Archive for the ‘Casual’ Category

Wagyu and Seafood Plazas need to step up their game

By
July 13th, 2016



PHOTOS BY NADINE KAM / nkam@staradvertiser.com

Wagyu striploin, pictured, and ribeye are among the best offerings at Wagyu Plaza, at a cost of $35/$20 for ribeye, and $32/$19 for striploin. This is the $19 portion. You can guestimate the size by the size of the lemon round and pat of butter. (It's smaller than you'd imagine from the photo.) I asked for medium rare but got well done because it continues to cook on the sizzling platter. It doesn't help much if you order rare. A friend ordered that on another occasion and it turned out well-done.

The idea of $45 steak in a food court setting was so audacious, it had to be good, real good to appeal to people more accustomed to paying closer to $10 or max $15 to eat in such an environment.

So, I had some hope that Vintage Cave's Wagyu Plaza and Seafood Plaza at the new Shirokiya Japan Village Walk would be able to bring some of the mystique and extravagance of the original, exclusive Vintage Cave restaurant to this high-concept food court.

Unfortunately, it doesn't. The only thing high-end about the plazas are their prices, starting at about $19 and running up to $45 in the center of a mass feeding frenzy.

Ugh, for what amounts to about $50 to $100 for two, there are a lot more pleasant places I would rather be, with a lot better food.

Food is one thing; untrained staff and lack of customer service is another. They did not consider that people might not finish and want a to-go container. They did not consider people might not be willing to hunt down drinks then bring them back to be rung up, and many other basics better executed by other outlets offering $8 food service.

My full review is in this week's Crave section. This is just a brief sampling.
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Shirokiya Japan Village Walk Wagyu and Seafood Plazas are open from 10 a.m. to 10 p.m. daily.

Wagyu katsu is $19 for 100 grams or 3-1/2 ounces, $32 for 200 grams). Even considering the smaller portion, it doesn't look as delicious as in the menu photo below, and is a big meh, not nearly as marbled and juicy as wagyu at other restaurants in town.

plaza meat

Pork katsu fared better.

Wafu burger was plain and undistinctive.

I was satisfied with a $22 tempura bowl with white rice (there's no other starch option). For the price, it included one piece of shrimp, white fish, a mixed fritter of scallops and chopped shrimp, and eel with the muddy taste of lake fish and catfish.

The saffron rice in a dish of paella from Seafood Plaza was delicious, but the shrimp was bland. Mussels and clams were decent. The dish did draw a lot of stares and comments of , "That looks so good," while I was eating. That's how close everyone passes by while you're dining.

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Nadine Kam is Style Editor and staff restaurant critic at the Honolulu Star-Advertiser; her food coverage in print in Wednesday's Crave section. Contact her via email at nkam@staradvertiser.com and follow her on Twitter, Instagram and Rebel Mouse.

Chefs pop up at Avenue's

By
July 12th, 2016



PHOTO BY SEAN MORRIS

Berkley Spivey, left, and Eddie Lopez, were in the kitchen at Avenue's Bar + Eatery for a one-night only Chef's Pop-up.

The restaurant pop-up invigorated the food scene beginning around five years ago, but as some of the more successful young chefpreneurs have moved into permanent spaces, it's been a little quiet on the pop-up scene.

So Avenue's Bar + Eatery shook things up a bit with the reunion of its executive chef Robert Paik, and his fellow Vintage Cave teammates and alum, Berkley Spivey and pastry chef Eddie Lopez.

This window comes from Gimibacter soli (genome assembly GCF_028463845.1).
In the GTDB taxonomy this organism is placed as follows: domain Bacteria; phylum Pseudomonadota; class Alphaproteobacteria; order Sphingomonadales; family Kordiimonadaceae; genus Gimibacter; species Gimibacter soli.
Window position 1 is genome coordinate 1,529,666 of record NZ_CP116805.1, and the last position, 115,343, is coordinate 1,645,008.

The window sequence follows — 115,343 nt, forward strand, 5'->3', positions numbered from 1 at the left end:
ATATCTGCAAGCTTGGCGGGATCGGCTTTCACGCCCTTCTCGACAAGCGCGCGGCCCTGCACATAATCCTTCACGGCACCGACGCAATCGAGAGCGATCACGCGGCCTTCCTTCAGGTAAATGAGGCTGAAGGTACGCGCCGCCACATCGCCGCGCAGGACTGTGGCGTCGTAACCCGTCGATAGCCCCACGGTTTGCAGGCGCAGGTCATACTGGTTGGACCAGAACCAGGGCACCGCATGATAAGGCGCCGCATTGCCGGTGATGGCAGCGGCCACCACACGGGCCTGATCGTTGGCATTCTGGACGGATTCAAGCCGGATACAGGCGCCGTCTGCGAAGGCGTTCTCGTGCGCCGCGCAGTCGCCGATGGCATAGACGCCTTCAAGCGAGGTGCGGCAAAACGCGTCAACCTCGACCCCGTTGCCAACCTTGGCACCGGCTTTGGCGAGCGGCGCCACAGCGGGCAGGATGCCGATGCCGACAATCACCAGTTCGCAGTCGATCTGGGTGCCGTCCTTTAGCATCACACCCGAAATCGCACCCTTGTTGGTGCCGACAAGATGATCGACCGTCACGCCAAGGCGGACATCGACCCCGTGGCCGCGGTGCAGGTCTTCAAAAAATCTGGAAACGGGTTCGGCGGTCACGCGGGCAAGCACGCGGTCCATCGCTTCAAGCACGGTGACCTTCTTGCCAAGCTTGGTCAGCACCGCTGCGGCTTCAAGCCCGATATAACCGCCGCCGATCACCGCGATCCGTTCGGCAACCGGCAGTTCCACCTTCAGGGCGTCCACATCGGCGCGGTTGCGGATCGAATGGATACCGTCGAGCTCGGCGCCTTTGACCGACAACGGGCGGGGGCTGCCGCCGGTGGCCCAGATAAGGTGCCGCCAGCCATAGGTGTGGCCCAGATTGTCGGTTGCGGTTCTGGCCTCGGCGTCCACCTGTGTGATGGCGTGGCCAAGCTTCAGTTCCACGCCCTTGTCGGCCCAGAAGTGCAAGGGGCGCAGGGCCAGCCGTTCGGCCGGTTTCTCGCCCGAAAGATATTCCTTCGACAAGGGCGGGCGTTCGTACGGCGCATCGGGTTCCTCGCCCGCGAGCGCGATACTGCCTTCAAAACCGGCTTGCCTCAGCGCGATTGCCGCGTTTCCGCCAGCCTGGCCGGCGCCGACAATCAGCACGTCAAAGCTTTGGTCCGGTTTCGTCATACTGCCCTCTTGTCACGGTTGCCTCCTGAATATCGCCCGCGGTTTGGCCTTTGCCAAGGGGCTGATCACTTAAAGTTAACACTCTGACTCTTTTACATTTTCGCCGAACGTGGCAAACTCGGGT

PHOTOS BY NADINE KAM / nkam@staradvertiser.com

Now in between gigs while waiting for Senia to open, pastry chef Eddie Lopez shared some of the beautiful tarts he's been baking on the side, during a preview event.

Lopez said it takes him only 15 minutes to layer the apples in his caramel apple tart, down from one hour when he started making them. He sells them through social media.

Now in between gigs, Spivey and Lopez said they missed the liveliness and "what will they do next?" excitement that marked the pop-up scene, and wanted to bring back some of that energy.

They were right about bringing the excitement because there were 200 on the wait list for their July 11 Chef's Pop-up event, hoping for a last-minute cancellation.

Spivey and Lopez presented four courses featuring ingredients and recipes that showcase their skill as chefs as well as a bit of personal inspiration, based on their roots.

Spivey grew up in the South, while Lopez grew up in Chicago, mindful of his Mexican heritage, and for guests, it was a treat to discover Lopez's work beyond pastry, as he presented a complex 32-ingredient mole served with grilled tako.

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Avenue's Bar + Eatery is at 3605 Waialae Ave. Call (808) 744-7567. Next up for the eatery is Whiskey Wednesday on the 13th. Visit avenuesbarandeatery.com for more information, or see my prior blog post at: takeabite.staradvertiserblogs.com/2016/07/02/boost-your-whiskey-iq-at-avenues/

Here's what was on the menu during the pop-up:

Snacks included zucchini sable and delicious smoked celery root macaron.

The first course was Spivey's Maui Cattle Co. cured beef ribeye carpaccio with buttery squid ink crumbled brioche, micro greens, horseradish, lime and mustard seeds.

Then Lopez presented octopus with burnt onion, black mole and cilantro like a work of abstract art. I could eat a tub of that mole!

Spivey's second dish was pork with variations of cabbage, including cabbage sauce, with white beans and brown butter.

Lopez's dessert comprised butter popcorn ice cream with dehydrated chocolate mousse and peanuts.

The presentation ended with mignardises of a pineapple gummy and strawberry-thyme shortbread cookie. I loved the combination of fruit and herb.